Disturbingly, the mood abruptly shifted to the girl crying while tightly holding the father’s blood stained-hand; he had just rescued her from the nosebleed she unexpectedly dripped while baiting a new hook. His white hankie was ruined as he comforted his girl who was so shocked by her gushing, freckled pug nose.
The film cut to a new, colorful view. The father and his girl were on a plush carpet picking out corner and border pieces to build their next puzzle. The daughter proudly placed final trophy pieces of multiple jigsawed pictures of: animals, landscapes, mountains, and oceans. Many coloring books and Crayolas were also scattered about the floor. Both artists added their own shades to pages of puppies, princesses, and Peanut’s Gang characters. She was done coloring, yet he relaxingly finished what he started. She peeled and sharpened crayons waiting for him to complete his masterpiece of Snoopy sleeping atop his red doghouse.
On the same floor, the scene panned across time into a new episode with the two counting and rolling coins. He dumped treasured pennies out of a giant green glass jug that once housed wine. The film zoomed in on orderly copper piles of 50 ready to be wrapped and placed in safe storage, a tan Thom McCann shoe box he slid and hid under his bed. They searched the coins for favorite dates and interesting abnormalities. Then several Jif Peanut Butter jars appeared with silver jingles of nickels, dimes, and quarters. These were dumped and also rolled. The two were serious coin-counting machines probably saving up for a prize.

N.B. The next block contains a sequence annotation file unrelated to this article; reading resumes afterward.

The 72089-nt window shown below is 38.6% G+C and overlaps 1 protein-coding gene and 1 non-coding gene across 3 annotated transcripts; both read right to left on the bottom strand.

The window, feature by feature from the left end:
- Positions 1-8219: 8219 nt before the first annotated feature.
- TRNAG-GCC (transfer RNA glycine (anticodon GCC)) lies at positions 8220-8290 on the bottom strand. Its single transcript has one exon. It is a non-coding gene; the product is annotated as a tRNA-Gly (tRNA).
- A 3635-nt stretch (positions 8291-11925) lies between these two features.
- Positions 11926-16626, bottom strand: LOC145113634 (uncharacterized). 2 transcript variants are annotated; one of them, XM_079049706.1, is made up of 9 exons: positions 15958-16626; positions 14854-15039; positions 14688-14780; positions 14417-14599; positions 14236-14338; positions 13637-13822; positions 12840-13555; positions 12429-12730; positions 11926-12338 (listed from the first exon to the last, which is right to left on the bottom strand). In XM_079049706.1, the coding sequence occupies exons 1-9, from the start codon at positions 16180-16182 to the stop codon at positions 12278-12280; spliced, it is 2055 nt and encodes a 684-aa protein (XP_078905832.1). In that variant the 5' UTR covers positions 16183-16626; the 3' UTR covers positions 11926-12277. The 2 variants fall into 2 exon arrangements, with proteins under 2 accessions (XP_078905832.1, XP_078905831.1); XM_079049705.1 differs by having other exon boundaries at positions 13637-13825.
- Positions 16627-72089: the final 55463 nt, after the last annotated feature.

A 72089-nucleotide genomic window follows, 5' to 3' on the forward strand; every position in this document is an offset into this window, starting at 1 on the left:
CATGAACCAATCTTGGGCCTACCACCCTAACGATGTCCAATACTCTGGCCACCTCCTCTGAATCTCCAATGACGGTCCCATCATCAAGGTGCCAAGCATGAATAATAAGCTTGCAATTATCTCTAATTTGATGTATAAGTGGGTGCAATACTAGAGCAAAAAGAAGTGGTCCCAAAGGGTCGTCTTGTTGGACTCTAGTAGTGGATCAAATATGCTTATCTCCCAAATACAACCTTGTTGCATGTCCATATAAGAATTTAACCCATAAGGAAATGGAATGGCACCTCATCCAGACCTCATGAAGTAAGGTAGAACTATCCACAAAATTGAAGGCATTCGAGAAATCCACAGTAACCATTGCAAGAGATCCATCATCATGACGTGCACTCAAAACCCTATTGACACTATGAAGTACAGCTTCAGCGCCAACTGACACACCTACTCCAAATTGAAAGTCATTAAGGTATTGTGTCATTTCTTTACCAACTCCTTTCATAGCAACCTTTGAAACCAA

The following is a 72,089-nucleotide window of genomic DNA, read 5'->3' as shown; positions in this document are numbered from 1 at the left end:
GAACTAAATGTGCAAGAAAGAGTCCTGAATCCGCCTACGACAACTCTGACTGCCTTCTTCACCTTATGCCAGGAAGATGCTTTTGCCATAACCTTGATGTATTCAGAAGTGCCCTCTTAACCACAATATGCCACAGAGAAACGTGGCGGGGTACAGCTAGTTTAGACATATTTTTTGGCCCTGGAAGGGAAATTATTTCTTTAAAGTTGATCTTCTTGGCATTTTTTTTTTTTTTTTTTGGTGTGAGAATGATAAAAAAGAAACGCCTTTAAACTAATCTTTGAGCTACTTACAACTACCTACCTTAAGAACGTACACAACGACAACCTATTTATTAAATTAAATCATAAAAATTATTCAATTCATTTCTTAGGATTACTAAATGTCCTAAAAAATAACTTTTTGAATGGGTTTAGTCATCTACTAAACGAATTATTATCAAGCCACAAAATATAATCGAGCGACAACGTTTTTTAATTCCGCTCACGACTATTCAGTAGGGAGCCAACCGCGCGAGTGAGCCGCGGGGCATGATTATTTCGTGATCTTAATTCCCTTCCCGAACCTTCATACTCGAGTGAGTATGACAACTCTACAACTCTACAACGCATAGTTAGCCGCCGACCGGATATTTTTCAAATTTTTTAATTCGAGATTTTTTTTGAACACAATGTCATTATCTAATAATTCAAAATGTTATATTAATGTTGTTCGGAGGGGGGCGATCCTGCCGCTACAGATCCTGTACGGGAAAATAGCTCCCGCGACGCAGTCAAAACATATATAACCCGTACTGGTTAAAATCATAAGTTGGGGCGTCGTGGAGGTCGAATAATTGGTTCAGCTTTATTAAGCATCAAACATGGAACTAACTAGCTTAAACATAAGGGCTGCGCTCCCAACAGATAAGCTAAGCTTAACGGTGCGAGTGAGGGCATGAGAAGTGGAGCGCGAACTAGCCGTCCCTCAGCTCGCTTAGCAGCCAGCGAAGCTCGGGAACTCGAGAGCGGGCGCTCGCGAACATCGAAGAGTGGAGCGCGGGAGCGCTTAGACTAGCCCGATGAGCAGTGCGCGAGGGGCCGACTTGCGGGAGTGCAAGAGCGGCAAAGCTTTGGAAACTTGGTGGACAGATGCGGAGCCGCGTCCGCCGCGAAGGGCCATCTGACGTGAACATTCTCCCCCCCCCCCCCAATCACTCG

Another cheerful scene zoomed in on the two playing various board and card games. While she tried to tweeze the funny bone from the Operation patient, his red nose glowed like Rudolph. She studied the father’s steady, surgeon hand as he painlessly removed the “broken heart” and “butterflies in the stomach.” Then he was shown blowing into a blue cup of dice for good luck. Doing the same, she shook out a Yahtzee! An old, well-used, checkerboard appeared, and she chose black, smoke before fire. She was quick, but her slower, strategic red opponent hopped over black like a Jumping Jack.
With a traditional 52 card deck, the two warred at Go Fish, Memory, Old Maid, and Blackjack. Once the deck was well-worn and lost its slick luster, they stood and leaned the cards together to raise and rebuild fallen houses.